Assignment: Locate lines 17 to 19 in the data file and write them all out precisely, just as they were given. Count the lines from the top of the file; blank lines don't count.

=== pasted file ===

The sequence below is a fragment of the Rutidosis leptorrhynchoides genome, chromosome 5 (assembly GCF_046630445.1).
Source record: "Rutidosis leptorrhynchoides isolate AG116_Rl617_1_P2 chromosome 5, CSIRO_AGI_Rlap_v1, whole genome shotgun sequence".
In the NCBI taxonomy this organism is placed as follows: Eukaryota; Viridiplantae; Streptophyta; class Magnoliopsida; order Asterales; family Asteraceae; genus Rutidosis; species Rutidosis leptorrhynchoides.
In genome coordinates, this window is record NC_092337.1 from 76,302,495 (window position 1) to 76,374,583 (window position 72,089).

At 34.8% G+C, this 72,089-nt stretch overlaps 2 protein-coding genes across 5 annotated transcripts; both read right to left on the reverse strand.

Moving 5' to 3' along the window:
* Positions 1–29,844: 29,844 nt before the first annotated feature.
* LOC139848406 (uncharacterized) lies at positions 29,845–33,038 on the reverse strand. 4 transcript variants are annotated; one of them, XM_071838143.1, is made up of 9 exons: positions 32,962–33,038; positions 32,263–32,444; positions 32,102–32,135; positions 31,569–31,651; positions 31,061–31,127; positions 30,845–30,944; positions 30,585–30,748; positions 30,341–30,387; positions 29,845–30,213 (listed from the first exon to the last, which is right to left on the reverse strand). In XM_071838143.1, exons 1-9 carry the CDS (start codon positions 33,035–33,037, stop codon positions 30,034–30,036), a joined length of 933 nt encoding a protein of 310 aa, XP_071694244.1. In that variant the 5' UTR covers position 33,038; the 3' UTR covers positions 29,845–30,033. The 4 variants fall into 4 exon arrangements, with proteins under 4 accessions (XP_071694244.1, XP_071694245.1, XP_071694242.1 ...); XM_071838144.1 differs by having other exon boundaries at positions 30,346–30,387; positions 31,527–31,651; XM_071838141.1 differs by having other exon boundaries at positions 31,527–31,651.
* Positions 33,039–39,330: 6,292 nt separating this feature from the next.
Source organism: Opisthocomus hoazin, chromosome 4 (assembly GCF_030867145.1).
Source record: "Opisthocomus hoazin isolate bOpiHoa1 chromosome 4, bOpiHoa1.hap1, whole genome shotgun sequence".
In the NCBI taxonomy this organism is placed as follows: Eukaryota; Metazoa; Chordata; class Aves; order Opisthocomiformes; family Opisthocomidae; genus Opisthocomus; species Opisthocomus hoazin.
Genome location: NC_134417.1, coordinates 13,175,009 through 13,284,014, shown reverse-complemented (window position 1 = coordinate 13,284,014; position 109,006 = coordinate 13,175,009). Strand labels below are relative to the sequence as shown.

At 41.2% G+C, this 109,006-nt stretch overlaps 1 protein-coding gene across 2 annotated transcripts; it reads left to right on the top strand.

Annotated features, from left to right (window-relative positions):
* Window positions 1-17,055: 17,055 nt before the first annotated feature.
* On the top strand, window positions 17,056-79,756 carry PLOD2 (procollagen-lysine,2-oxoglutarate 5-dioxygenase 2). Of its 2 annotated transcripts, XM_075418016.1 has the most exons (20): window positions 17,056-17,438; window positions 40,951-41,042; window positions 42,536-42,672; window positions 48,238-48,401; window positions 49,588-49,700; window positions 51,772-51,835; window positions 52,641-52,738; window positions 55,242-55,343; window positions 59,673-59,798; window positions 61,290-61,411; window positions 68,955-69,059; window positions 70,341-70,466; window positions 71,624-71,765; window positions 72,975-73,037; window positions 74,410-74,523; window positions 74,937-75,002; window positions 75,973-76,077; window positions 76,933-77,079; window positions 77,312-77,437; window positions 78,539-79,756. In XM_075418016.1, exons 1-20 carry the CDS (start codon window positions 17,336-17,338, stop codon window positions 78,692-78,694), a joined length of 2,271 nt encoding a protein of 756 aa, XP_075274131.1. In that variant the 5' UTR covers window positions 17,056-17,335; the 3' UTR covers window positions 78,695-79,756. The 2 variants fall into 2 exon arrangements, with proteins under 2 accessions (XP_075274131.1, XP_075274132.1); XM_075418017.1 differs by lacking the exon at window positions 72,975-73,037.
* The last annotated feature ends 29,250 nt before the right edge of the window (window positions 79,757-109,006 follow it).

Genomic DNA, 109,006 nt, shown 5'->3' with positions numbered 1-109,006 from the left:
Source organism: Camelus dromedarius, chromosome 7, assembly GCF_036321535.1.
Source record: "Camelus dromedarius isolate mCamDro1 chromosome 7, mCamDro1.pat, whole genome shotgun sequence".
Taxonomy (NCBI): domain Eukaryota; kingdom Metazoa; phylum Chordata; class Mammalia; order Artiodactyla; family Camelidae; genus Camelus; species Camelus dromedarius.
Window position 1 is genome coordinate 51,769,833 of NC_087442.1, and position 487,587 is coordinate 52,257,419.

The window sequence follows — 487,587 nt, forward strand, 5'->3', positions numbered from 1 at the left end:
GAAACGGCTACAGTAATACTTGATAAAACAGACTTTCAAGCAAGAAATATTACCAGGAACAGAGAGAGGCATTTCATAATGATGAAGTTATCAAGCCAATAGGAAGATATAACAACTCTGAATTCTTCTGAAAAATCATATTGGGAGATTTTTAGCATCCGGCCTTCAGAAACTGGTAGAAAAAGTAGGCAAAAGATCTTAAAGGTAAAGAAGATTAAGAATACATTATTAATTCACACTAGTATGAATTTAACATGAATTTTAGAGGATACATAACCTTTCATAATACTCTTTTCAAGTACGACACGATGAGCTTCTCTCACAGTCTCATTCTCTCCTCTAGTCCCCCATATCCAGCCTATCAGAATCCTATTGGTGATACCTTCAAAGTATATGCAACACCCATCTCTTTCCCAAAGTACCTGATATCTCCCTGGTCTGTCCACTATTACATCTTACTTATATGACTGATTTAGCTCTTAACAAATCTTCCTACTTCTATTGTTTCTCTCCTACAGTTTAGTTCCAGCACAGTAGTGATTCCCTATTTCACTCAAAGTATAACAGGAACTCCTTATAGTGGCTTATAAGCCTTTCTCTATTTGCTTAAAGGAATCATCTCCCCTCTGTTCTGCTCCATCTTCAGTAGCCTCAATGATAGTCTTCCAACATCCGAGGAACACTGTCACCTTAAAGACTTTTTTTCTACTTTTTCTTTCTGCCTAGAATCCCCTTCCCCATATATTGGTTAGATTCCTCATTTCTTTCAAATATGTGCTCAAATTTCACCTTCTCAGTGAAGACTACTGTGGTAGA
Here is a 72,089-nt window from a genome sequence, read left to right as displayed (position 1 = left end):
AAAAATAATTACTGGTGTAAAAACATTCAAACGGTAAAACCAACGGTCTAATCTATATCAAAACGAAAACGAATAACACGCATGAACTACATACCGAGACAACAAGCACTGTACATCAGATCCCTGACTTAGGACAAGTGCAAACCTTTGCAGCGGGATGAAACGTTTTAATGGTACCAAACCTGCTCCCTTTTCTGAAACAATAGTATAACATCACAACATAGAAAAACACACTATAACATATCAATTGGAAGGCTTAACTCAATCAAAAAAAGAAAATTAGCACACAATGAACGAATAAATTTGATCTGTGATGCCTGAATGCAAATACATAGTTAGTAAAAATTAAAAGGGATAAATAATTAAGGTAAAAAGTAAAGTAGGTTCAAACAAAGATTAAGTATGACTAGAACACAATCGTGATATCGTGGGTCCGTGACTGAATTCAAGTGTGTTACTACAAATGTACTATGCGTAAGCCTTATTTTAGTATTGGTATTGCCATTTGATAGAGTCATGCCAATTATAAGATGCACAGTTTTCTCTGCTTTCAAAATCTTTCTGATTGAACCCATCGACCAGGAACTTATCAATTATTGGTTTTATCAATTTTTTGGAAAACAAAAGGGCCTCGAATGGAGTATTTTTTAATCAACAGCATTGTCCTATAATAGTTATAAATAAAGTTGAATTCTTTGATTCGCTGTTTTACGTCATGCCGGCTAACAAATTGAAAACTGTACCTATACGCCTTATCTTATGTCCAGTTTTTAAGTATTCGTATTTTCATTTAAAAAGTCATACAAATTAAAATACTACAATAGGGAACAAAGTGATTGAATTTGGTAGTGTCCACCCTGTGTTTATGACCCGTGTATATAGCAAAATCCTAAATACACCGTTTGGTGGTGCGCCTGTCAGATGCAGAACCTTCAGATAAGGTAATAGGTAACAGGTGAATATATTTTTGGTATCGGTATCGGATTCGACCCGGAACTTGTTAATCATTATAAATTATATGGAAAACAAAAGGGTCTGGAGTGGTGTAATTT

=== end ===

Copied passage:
* On the top strand, window positions 17,056-79,756 carry PLOD2 (procollagen-lysine,2-oxoglutarate 5-dioxygenase 2). Of its 2 annotated transcripts, XM_075418016.1 has the most exons (20): window positions 17,056-17,438; window positions 40,951-41,042; window positions 42,536-42,672; window positions 48,238-48,401; window positions 49,588-49,700; window positions 51,772-51,835; window positions 52,641-52,738; window positions 55,242-55,343; window positions 59,673-59,798; window positions 61,290-61,411; window positions 68,955-69,059; window positions 70,341-70,466; window positions 71,624-71,765; window positions 72,975-73,037; window positions 74,410-74,523; window positions 74,937-75,002; window positions 75,973-76,077; window positions 76,933-77,079; window positions 77,312-77,437; window positions 78,539-79,756. In XM_075418016.1, exons 1-20 carry the CDS (start codon window positions 17,336-17,338, stop codon window positions 78,692-78,694), a joined length of 2,271 nt encoding a protein of 756 aa, XP_075274131.1. In that variant the 5' UTR covers window positions 17,056-17,335; the 3' UTR covers window positions 78,695-79,756. The 2 variants fall into 2 exon arrangements, with proteins under 2 accessions (XP_075274131.1, XP_075274132.1); XM_075418017.1 differs by lacking the exon at window positions 72,975-73,037.
* The last annotated feature ends 29,250 nt before the right edge of the window (window positions 79,757-109,006 follow it).

Genomic DNA, 109,006 nt, shown 5'->3' with positions numbered 1-109,006 from the left: